Feeds

Cops raid man whose Wi-Fi was used to download child porn

The risks of open wireless and the sleuths who use it

The Power of One eBook: Top reasons to choose HP BladeSystem

A man recently found a swarm of armed federal agents descending on his Buffalo, New York, home after a neighbor accessed his open Wi-Fi network and used it to download child pornography.

The account, included in a recently published article from the Associated Press, is one of several demonstrating the unintended consequences that come when computer users don't take measures to restrict use of their wireless networks.

A separate man from Sarasota, Florida, the AP said, was similarly raided after someone on a boat docked near his building used a long-range antenna to tap into his internet connection and download “an astounding 1 million images of child porn." And a man from North Syracuse, New York, fell under suspicion of trafficking in illegal videos that were really transmitted by a neighbor.

Even when people try to lock down their networks using WEP, or wired equivalent privacy, their Wi-Fi signals are still under attack. According to the Seattle Post-Intelligencer, authorities in that city have moved to seize a man's car after it was used in a wardriving spree that accessed wireless networks and stole harvested user information.

The 1988 Mercedes sedan contained a long-range antenna and a laptop equipped with software for exploiting weaknesses in WEP that were diagnosed years earlier. The unidentified owner is suspected of belonging to a loose-knit group that has burgled more than $750,000 and often uses information lifted from victims' wireless networks to get a foothold.

“Once a suspect has gained unauthorized access to a wireless network, computers in the vehicle can be used to run programs such as port scanning software and password recovery software designed to breach security on machines within the networks,” police told a court of law.

About 32 percent of people in the US admitted trying to access Wi-Fi networks that didn't belong to them, the AP said, citing a recent poll taken by the Wi-Fi Alliance. About 201 million American households worldwide use wireless networks to connect to the internet.

Many pundits have pointed to the AP report as a cautionary tale exposing the dangers of running unsecured wireless access points. But this misses the point. Many people like the idea of leaving their networks open so others traveling nearby have a way to pull down email or check directions. It seems just as easy to draw the conclusion that mere use of an IP address shouldn't be grounds for armed police to raid a person's home.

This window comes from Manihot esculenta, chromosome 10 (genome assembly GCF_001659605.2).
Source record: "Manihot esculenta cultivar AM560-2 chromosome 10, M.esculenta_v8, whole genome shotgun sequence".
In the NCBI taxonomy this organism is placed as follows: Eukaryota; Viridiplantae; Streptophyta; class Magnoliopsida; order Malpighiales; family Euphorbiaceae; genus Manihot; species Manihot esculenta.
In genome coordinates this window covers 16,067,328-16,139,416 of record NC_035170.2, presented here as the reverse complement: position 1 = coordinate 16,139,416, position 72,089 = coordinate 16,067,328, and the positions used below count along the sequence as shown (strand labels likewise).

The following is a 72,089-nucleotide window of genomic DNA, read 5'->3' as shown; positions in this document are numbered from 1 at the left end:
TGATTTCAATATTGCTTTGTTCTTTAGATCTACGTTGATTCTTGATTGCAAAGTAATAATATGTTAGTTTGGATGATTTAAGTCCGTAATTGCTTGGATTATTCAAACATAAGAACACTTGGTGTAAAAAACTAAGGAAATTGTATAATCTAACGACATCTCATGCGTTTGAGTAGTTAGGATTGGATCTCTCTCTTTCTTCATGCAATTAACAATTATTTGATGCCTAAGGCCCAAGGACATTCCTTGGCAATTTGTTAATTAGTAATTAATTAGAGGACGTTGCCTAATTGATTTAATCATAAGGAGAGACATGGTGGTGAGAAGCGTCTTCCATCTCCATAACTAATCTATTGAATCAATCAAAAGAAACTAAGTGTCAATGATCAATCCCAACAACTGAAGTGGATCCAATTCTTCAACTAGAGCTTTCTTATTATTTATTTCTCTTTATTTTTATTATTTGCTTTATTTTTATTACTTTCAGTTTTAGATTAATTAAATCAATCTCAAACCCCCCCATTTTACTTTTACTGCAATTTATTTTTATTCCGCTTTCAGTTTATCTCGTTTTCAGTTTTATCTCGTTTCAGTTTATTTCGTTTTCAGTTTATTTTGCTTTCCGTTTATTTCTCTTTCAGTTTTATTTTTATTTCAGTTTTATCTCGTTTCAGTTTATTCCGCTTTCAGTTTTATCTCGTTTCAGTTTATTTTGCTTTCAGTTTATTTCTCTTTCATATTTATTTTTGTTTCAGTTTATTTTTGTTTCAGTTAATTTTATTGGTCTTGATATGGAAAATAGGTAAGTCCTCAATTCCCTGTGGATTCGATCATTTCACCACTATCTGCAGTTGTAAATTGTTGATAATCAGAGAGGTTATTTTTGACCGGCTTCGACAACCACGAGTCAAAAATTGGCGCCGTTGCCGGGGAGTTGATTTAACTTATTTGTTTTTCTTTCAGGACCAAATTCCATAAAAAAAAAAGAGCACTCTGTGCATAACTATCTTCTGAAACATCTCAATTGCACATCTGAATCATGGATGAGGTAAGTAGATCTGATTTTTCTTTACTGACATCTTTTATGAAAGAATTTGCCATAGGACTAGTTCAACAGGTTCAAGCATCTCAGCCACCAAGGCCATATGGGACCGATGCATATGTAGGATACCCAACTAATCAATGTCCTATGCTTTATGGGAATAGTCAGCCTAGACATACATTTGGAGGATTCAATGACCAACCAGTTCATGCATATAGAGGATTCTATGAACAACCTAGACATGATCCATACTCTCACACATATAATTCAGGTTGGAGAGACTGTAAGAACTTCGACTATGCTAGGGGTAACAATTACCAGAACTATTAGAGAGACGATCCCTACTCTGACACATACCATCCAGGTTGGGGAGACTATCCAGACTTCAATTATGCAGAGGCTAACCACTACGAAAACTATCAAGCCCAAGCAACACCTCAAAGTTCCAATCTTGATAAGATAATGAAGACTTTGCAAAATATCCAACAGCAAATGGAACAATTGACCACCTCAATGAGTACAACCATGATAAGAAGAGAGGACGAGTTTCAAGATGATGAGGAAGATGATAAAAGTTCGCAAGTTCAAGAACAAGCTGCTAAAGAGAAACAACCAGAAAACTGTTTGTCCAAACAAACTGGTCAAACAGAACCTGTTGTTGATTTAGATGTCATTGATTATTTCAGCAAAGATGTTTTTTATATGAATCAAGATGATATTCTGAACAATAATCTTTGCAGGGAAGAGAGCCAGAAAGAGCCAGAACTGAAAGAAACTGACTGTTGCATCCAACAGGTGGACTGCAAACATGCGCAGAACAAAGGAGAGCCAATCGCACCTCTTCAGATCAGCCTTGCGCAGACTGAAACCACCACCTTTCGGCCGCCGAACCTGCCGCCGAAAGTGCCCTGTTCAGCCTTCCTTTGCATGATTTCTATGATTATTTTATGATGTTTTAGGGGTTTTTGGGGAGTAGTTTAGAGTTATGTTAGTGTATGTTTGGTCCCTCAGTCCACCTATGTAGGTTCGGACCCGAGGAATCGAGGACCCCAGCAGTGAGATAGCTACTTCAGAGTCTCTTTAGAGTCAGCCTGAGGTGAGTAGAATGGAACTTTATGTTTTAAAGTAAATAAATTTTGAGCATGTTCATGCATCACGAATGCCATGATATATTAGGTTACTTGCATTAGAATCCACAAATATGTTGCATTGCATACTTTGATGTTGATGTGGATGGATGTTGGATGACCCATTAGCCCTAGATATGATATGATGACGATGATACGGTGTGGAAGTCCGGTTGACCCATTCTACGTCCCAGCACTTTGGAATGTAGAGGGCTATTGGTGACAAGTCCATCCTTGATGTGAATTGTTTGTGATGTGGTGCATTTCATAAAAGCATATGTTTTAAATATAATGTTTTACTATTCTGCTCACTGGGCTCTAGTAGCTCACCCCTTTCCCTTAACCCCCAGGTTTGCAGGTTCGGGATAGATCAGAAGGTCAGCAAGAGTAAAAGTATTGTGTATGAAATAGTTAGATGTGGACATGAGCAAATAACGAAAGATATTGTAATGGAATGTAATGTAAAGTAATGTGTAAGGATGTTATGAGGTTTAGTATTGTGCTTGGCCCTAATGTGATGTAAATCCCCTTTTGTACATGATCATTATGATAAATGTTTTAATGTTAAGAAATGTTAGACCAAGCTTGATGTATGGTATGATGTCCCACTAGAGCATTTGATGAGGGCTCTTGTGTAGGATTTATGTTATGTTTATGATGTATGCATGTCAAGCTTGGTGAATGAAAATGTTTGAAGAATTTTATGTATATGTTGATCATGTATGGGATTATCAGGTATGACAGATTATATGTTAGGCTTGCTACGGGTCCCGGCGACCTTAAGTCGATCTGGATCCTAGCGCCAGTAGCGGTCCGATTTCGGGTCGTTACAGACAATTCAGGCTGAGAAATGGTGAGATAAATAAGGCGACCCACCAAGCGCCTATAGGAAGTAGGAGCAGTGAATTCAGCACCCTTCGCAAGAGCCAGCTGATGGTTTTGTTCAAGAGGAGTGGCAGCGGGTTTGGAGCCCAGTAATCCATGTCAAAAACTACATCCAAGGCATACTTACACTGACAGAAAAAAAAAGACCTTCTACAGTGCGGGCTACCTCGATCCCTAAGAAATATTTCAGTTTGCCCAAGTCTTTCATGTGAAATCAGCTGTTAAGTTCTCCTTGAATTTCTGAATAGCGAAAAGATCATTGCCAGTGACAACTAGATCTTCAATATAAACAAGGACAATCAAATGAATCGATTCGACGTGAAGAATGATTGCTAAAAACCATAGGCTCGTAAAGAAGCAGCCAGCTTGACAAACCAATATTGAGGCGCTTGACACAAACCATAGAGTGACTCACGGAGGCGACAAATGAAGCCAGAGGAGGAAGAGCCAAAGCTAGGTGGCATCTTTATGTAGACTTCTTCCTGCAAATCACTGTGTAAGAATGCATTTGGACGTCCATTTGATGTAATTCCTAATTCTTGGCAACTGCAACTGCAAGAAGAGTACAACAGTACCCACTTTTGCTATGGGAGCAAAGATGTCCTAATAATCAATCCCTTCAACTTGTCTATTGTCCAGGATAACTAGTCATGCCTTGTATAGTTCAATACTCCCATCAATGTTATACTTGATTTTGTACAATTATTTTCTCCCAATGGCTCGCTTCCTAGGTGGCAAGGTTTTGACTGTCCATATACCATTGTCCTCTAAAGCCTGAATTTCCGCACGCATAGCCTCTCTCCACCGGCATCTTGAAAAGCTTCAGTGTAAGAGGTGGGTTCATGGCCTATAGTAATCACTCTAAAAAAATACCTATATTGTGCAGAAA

Home and business networks that transmit or store sensitive financial information are another matter entirely, of course. And for those WEP should be avoided in favor of WPA or WPA2. ®

Designing a Defense for Mobile Applications

More from The Register

next story
DARPA-derived secure microkernel goes open source tomorrow
Hacker-repelling, drone-protecting code will soon be yours to tweak as you see fit
How long is too long to wait for a security fix?
Synology finally patches OpenSSL bugs in Trevor's NAS
Don't look, Snowden: Security biz chases Tails with zero-day flaws alert
Exodus vows not to sell secrets of whistleblower's favorite OS
Roll out the welcome mat to hackers and crackers
Security chap pens guide to bug bounty programs that won't fail like Yahoo!'s
HIDDEN packet sniffer spy tech in MILLIONS of iPhones, iPads – expert
Don't panic though – Apple's backdoor is not wide open to all, guru tells us
Researcher sat on critical IE bugs for THREE YEARS
VUPEN waited for Pwn2Own cash while IE's sandbox leaked
Four fake Google haxbots hit YOUR WEBSITE every day
Goog the perfect ruse to slip into SEO orfice
prev story

Whitepapers

Designing a Defense for Mobile Applications
Learn about the various considerations for defending mobile applications - from the application architecture itself to the myriad testing technologies.
Implementing global e-invoicing with guaranteed legal certainty
Explaining the role local tax compliance plays in successful supply chain management and e-business and how leading global brands are addressing this.
Top 8 considerations to enable and simplify mobility
In this whitepaper learn how to successfully add mobile capabilities simply and cost effectively.
Seven Steps to Software Security
Seven practical steps you can begin to take today to secure your applications and prevent the damages a successful cyber-attack can cause.
Boost IT visibility and business value
How building a great service catalog relieves pressure points and demonstrates the value of IT service management.